Pomelo (Citrus maxima or Citrus grandis) is a crisp citrus fruit native to South and Southeast Asia. An alternative name for pomelo is shaddock. The pomelo fruit is the largest of all citrus fruits, measuring 15-25 cm in diameter and weighing 1-2 kg. The pomelo tree is an evergreen which can grow up to 15m height and 10m wide. Wearing the biggest fruits of all the citrus trees it also has the largest leaves among all citrus. When in bloom it bears large flowers of 3-7 cm in diameter, either single or in small clusters, with cream colored petals.
The pomelo fruit is usually pale green to yellow when ripe, with a very thick, spongy rind and a sweetish yellow or pink flesh hold in large pulp vesicles. It tastes like a sweet, mild grapefruit. It has very little or none of the common grapefruit’s bitterness, but the enveloping membranous material around the segments is bitter, considered inedible and thus usually discarded.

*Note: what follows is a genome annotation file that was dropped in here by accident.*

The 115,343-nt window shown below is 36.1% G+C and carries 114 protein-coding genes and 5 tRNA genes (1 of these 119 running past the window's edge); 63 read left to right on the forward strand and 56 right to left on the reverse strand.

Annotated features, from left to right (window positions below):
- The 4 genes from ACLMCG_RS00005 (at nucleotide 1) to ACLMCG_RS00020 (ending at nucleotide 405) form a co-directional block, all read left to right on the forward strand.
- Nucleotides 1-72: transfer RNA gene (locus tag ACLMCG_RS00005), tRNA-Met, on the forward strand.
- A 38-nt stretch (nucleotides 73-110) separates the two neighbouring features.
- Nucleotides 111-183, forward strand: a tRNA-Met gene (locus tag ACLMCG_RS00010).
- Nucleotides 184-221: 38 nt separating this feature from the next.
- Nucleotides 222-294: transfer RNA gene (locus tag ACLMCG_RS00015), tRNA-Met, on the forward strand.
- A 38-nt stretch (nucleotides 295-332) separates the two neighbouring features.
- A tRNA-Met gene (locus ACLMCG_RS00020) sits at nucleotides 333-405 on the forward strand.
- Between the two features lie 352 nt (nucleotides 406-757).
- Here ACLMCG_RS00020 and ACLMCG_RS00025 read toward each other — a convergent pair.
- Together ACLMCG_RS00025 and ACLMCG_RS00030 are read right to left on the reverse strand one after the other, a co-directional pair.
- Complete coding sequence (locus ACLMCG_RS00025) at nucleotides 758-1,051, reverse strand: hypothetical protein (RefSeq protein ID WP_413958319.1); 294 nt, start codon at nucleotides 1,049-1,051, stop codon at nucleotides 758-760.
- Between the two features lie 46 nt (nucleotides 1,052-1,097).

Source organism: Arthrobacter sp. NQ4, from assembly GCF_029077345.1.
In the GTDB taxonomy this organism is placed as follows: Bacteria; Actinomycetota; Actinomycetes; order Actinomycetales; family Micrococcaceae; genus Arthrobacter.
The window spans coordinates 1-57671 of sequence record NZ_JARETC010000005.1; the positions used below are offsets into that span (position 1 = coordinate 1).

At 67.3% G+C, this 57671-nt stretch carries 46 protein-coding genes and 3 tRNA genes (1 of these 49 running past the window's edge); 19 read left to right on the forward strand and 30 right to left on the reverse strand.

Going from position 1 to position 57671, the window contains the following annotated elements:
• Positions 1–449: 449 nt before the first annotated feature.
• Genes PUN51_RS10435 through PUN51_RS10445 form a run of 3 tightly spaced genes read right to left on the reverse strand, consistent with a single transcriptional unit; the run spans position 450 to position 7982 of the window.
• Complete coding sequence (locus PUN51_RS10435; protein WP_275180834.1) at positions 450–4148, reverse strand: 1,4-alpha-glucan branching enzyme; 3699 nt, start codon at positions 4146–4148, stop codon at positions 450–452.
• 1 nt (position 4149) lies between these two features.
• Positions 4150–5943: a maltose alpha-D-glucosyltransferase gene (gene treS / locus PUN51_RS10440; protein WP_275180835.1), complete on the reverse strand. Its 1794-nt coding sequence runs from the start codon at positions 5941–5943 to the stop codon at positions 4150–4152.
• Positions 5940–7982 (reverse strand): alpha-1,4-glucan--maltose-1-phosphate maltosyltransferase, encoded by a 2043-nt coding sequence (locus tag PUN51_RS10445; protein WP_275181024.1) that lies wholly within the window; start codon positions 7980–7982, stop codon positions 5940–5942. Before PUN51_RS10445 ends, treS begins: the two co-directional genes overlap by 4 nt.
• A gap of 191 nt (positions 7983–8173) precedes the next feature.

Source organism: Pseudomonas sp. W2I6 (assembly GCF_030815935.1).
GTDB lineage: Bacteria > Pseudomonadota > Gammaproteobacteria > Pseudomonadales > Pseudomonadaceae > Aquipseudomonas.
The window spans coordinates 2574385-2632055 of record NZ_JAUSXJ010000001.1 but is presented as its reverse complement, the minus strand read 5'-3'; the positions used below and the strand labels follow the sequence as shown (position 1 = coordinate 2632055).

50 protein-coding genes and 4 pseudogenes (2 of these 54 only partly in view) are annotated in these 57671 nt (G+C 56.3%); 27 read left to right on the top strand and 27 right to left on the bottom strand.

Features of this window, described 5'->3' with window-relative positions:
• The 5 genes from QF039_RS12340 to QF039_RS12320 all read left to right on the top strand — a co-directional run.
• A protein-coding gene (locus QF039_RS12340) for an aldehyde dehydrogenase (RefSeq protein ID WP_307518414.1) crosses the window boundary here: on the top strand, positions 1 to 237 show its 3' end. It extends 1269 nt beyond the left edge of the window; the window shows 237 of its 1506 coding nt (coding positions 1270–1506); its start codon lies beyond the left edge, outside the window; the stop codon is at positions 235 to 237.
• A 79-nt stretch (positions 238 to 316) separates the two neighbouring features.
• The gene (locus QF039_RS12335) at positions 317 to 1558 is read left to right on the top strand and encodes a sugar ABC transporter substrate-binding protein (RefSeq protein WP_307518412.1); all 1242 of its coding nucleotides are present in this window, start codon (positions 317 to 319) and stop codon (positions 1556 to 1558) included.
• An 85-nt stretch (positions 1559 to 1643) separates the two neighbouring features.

Pomelos are usually grafted onto other citrus rootstocks, but they can be grown from seeds. Make sure that the seeds are not allowed to dry out before planting. The seedlings take about eight years to start blooming and yielding fruits. Having its origin in tropical and near-tropical climates, it prefers hot and humid atmosphere.
At maturity the fruits are hand picked and can be stored for several months. The fruits are eaten fresh or used to make juice. Fruit pulp is also used in salads or together with yogurt . The peel is used to make marmalade, or it can be candied and sometimes dipped in chocolate.